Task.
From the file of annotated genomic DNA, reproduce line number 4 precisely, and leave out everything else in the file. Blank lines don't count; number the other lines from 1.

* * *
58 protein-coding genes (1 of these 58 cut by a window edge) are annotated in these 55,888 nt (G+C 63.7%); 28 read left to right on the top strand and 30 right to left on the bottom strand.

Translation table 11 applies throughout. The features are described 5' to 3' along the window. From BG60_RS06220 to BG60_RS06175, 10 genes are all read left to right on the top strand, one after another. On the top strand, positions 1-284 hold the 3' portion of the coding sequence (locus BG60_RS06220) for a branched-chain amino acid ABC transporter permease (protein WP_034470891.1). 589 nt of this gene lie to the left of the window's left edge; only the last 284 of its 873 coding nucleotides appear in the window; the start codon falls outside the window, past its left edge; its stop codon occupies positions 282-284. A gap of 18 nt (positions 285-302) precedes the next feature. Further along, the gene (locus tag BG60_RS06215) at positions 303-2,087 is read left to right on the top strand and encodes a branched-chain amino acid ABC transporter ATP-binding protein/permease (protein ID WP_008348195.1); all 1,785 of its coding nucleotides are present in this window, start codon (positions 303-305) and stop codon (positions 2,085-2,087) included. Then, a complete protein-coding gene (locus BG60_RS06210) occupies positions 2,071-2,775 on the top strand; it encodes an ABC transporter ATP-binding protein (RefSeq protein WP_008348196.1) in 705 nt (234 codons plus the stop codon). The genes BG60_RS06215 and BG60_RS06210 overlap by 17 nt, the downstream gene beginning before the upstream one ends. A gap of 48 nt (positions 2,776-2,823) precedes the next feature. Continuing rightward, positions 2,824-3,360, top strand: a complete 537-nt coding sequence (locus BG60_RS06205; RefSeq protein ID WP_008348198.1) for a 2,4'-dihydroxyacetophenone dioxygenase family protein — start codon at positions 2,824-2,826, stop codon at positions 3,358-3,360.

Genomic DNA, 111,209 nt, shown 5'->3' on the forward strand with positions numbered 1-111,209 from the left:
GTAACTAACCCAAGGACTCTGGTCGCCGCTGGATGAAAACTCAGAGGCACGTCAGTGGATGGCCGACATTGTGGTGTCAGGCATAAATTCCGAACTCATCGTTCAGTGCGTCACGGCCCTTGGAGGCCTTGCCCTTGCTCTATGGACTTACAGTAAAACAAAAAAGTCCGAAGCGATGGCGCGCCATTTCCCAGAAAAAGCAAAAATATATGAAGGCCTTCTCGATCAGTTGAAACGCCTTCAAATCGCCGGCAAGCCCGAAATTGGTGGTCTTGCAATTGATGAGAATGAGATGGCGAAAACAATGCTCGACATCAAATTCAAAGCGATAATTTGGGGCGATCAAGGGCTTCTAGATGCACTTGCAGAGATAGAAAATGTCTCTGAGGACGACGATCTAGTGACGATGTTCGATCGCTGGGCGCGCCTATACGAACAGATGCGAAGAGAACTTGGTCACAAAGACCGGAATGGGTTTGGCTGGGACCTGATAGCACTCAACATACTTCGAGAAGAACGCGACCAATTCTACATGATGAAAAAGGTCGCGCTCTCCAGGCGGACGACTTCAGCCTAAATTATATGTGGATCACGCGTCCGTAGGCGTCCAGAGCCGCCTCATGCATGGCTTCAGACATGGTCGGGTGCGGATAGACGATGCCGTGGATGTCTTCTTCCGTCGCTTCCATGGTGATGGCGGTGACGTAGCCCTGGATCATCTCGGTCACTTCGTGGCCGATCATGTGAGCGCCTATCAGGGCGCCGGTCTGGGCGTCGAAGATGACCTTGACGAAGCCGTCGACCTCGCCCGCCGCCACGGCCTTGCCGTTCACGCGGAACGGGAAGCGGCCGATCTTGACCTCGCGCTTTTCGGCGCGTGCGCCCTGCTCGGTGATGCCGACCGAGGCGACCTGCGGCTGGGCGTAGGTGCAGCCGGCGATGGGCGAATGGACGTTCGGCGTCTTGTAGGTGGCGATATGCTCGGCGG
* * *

GTAACTAACCCAAGGACTCTGGTCGCCGCTGGATGAAAACTCAGAGGCACGTCAGTGGATGGCCGACATTGTGGTGTCAGGCATAAATTCCGAACTCATCGTTCAGTGCGTCACGGCCCTTGGAGGCCTTGCCCTTGCTCTATGGACTTACAGTAAAACAAAAAAGTCCGAAGCGATGGCGCGCCATTTCCCAGAAAAAGCAAAAATATATGAAGGCCTTCTCGATCAGTTGAAACGCCTTCAAATCGCCGGCAAGCCCGAAATTGGTGGTCTTGCAATTGATGAGAATGAGATGGCGAAAACAATGCTCGACATCAAATTCAAAGCGATAATTTGGGGCGATCAAGGGCTTCTAGATGCACTTGCAGAGATAGAAAATGTCTCTGAGGACGACGATCTAGTGACGATGTTCGATCGCTGGGCGCGCCTATACGAACAGATGCGAAGAGAACTTGGTCACAAAGACCGGAATGGGTTTGGCTGGGACCTGATAGCACTCAACATACTTCGAGAAGAACGCGACCAATTCTACATGATGAAAAAGGTCGCGCTCTCCAGGCGGACGACTTCAGCCTAAATTATATGTGGATCACGCGTCCGTAGGCGTCCAGAGCCGCCTCATGCATGGCTTCAGACATGGTCGGGTGCGGATAGACGATGCCGTGGATGTCTTCTTCCGTCGCTTCCATGGTGATGGCGGTGACGTAGCCCTGGATCATCTCGGTCACTTCGTGGCCGATCATGTGAGCGCCTATCAGGGCGCCGGTCTGGGCGTCGAAGATGACCTTGACGAAGCCGTCGACCTCGCCCGCCGCCACGGCCTTGCCGTTCACGCGGAACGGGAAGCGGCCGATCTTGACCTCGCGCTTTTCGGCGCGTGCGCCCTGCTCGGTGATGCCGACCGAGGCGACCTGCGGCTGGGCGTAGGTGCAGCCGGCGATGGGCGAATGGACGTTCGGCGTCTTGTAGGTGGCGATATGCTCGGCGG